With tragic irony, the cruelty, violence and oppression practiced by foreign powers in your country for more than a century continue today under the present regime.

Thousands of innocent Vietnamese, many whose only "crimes" are those of conscience, are being arrested, detained and tortured in prisons and re-education camps. Instead of bringing hope and reconciliation to war-torn Vietnam, your government has created a painful nightmare that overshadows significant progress achieved in many areas of Vietnamese society.

Your government slated in February 1977 that some 50,000 people were then incarcerated. Journalists, independent observers and refugees estimate the current number of political prisoners between 150,000 and 200,000.

Whatever the exact figure, the facts form a grim mosaic. Verified reports have appeared in the press around the globe, from Le Monde and The Observer to the Washington Post and Newsweek. We have heard the horror stories from the people of Vietnam from workers and peasants, Catholic nuns and Buddhist priests, from the boat people, the artists and professionals and those who fought alongside the NLF.

The jails are overflowing with thousands upon thousands of "detainees."

People disappear and never return.

People are shipped to re-education centers, fed a starvation diet of stale rice, forced to squat bound wrist to ankle, suffocated in "connex" boxes.

People are used as human mine detectors, clearing live mine fields with their hands and feet.

For many, life is hell and death is prayed for. Many victims are men, women and children who supported and fought for the causes of reunification and self-determination; those who as pacifists, members of religious groups, or on moral and philosophic grounds opposed the authoritarian policies of Thieu and Ky; artists and intellectuals whose commitment to creative expression is anathema to the totalitarian policies of your government. Requests by Amnesty International and others for impartial investigations of prison conditions remain unanswered. Families who inquire about husbands, wives, daughters or sons are ignored.

It was an abiding commitment to fundamental principles of human dignity, freedom and self-determination that motivated so many Americans to oppose the government of South Vietnam and our country's participation in the war. It is that same commitment that compels us to speak out against your brutal disregard of human rights. As in the 60s, we raise our voices now so that your people may live.

We appeal to you to end the imprisonment and torture-to allow an international team of neutral observers to inspect your prisons and re-education centers.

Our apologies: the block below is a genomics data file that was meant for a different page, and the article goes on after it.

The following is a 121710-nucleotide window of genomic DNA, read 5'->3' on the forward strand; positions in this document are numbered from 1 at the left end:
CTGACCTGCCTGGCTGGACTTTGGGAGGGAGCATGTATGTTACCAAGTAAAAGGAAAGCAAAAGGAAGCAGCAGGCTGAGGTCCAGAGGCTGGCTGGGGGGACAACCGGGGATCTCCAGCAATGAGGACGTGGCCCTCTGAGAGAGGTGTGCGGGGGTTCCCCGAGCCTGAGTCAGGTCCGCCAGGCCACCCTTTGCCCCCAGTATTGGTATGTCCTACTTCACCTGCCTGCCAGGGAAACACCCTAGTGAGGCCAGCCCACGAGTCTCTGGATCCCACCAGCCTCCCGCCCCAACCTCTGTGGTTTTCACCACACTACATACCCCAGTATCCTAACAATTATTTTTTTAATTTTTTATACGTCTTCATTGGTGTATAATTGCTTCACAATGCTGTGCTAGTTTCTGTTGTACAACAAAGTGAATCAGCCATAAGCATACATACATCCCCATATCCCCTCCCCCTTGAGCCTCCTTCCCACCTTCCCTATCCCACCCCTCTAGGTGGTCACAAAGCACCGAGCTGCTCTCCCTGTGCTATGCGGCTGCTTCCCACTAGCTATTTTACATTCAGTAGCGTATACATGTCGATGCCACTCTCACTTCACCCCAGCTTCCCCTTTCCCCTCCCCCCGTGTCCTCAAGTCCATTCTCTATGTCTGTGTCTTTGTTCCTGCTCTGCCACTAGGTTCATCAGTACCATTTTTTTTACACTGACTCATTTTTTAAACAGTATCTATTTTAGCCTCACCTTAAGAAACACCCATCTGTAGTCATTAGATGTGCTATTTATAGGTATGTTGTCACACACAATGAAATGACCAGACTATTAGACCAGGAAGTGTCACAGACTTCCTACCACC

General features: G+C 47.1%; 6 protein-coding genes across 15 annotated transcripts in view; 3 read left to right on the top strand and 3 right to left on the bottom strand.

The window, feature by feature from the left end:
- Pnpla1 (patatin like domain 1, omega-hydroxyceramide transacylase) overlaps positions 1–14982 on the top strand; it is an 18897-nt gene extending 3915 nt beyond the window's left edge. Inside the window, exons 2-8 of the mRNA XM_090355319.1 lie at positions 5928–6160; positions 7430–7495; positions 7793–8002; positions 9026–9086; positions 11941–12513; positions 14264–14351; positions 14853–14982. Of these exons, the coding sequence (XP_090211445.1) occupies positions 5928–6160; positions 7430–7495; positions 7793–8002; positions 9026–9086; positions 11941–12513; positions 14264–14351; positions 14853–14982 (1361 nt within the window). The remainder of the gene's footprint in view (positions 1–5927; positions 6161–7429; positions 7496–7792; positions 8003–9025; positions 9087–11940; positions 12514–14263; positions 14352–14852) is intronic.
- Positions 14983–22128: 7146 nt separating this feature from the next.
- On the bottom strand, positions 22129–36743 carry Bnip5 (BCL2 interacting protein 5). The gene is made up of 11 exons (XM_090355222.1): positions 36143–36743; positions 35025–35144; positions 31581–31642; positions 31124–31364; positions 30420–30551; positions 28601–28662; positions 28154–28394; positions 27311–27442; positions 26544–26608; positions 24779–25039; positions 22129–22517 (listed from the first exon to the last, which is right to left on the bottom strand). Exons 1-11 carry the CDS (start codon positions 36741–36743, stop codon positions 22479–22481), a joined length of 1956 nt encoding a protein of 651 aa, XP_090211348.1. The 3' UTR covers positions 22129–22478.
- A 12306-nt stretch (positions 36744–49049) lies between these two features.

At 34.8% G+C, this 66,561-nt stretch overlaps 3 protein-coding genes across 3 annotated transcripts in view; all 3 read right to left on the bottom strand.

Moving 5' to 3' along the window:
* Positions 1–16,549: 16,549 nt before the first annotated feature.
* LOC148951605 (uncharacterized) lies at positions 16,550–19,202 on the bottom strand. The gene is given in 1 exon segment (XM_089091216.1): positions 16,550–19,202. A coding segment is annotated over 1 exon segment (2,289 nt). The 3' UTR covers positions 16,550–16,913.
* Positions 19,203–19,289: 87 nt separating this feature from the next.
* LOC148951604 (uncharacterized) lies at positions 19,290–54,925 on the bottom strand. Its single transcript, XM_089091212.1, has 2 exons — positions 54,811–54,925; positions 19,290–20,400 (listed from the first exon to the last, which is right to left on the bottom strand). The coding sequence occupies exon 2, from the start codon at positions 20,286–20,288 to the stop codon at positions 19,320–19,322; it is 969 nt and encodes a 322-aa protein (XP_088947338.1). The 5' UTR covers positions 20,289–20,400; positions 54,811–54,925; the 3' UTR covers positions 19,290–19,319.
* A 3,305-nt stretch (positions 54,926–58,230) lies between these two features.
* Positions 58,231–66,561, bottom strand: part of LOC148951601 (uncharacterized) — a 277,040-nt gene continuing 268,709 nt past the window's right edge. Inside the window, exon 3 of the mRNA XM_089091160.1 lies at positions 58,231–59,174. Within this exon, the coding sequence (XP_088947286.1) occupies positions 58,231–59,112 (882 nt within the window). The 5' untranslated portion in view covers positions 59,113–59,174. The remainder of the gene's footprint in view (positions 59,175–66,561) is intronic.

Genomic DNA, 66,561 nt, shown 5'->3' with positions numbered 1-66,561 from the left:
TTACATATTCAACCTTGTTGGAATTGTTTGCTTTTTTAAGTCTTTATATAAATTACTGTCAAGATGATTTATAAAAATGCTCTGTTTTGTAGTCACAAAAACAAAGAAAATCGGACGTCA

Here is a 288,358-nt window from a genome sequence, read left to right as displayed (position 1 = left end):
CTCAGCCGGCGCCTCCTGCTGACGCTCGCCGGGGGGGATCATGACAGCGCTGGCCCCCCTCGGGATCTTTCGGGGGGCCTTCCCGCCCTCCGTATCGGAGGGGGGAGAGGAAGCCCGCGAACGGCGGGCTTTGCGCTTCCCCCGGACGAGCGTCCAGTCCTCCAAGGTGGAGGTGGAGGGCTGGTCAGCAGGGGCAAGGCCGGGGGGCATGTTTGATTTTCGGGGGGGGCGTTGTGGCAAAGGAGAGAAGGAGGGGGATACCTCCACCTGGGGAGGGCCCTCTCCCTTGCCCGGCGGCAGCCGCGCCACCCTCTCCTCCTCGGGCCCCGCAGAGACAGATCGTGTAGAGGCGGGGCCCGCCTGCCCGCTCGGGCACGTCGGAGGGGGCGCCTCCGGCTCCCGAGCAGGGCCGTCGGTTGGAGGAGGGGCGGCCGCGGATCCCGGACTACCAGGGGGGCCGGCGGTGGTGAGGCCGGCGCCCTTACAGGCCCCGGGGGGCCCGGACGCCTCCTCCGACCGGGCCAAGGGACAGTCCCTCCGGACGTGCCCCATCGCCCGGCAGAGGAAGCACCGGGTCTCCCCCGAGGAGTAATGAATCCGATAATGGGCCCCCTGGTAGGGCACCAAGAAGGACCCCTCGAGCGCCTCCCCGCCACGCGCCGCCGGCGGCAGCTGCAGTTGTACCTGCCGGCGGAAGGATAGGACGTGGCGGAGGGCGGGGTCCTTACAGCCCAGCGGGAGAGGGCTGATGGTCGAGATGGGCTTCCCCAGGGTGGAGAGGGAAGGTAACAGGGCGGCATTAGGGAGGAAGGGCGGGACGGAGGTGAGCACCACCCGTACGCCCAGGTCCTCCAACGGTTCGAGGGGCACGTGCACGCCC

We urge you to follow the tenets of the Universal Declaration of Human Rights and the International Covenant for Civil and Political Rights which, as a member of the United Nations, your country is pledged to uphold.

We urge you to reaffirm your stated commitment to the basic principles of freedom and human dignity ... to establish real peace in Vietnam.

Joan Baez
President, Humanitas/International Human Rights Committee


Ansel Adams
Edward Asner
Albert V. Baez
Joan c. Baez
Peter S. Beagle
Hugo Adam Bedau
Barton J. Bernstein
Daniel Berrigan
Robert Bly
Ken Botto
Kay Boyle
John Brodie
Edmund G. "Pat" Brown
Yvonne Braithwaite Burke
Henry B. Burnette, Jr.
Herb Caen
David Carliner
Cesar Chavez
Richard Pierre Claude
Bert Coffey
Norman Cousins
E. L. Doctorow
Benjamin Dreyfus
Ecumenical Peace Institute Staff
MiIni Farina
Lawrence Ferlinghetti
Douglas A. Fraser
Dr. Lawrence Zelic Freedman
Joe Fury
Allen Ginsberg
Herbert Gold
David B. Goodstein
Sanford Gottlieb
Richard J. Guggenhime
Denis Goulet, Sr.
Bill Graham
Lee Grant
Peter Grosslight
Thomas J. Gumbleton
Terence Hallinan
Francis Heisler
Nat Hentoff
Rev. T. M. Hesburgh, C.J.C.
John T. Hitchcock
Art Hoppe
Dr. Irving L. Horowitz
Henry S. Kaplan, M.D.
R. Scott Kennedy
Roy C. Kepler
Seymour S. Kety
Peter Klotz-Chamberlin
Jeri Laber
Norman Lear
Philip R. Lee, M.D.
Alice Lynd
Staughton Lynd
Bradford Lyttle
Frank Mankiewicz
Bob T. Martin
James A. Michener
Marc Miller
Edward A. Morris
Mike Nichols
Peter Orlovsky
Michael R. Peevey
Geoffrey Cobb Ryan
Ginetta Sagan
Leonard Sagan, M.D.
Charles M. Schultz
Ernest L. Scott
Jack Sheinkman
Jerome J. Shestack
Gary Snyder
I. F. Stone
Rose Styron
William Styron
Lily Tomlin
Peter H. Voulkos
Grace Kennan Warnecke
Lina Wertmuller
Morris L. West
Dr. Jerome P. Wiesner
Jamie Wyeth
Peter Yarrow
Charles W. Yost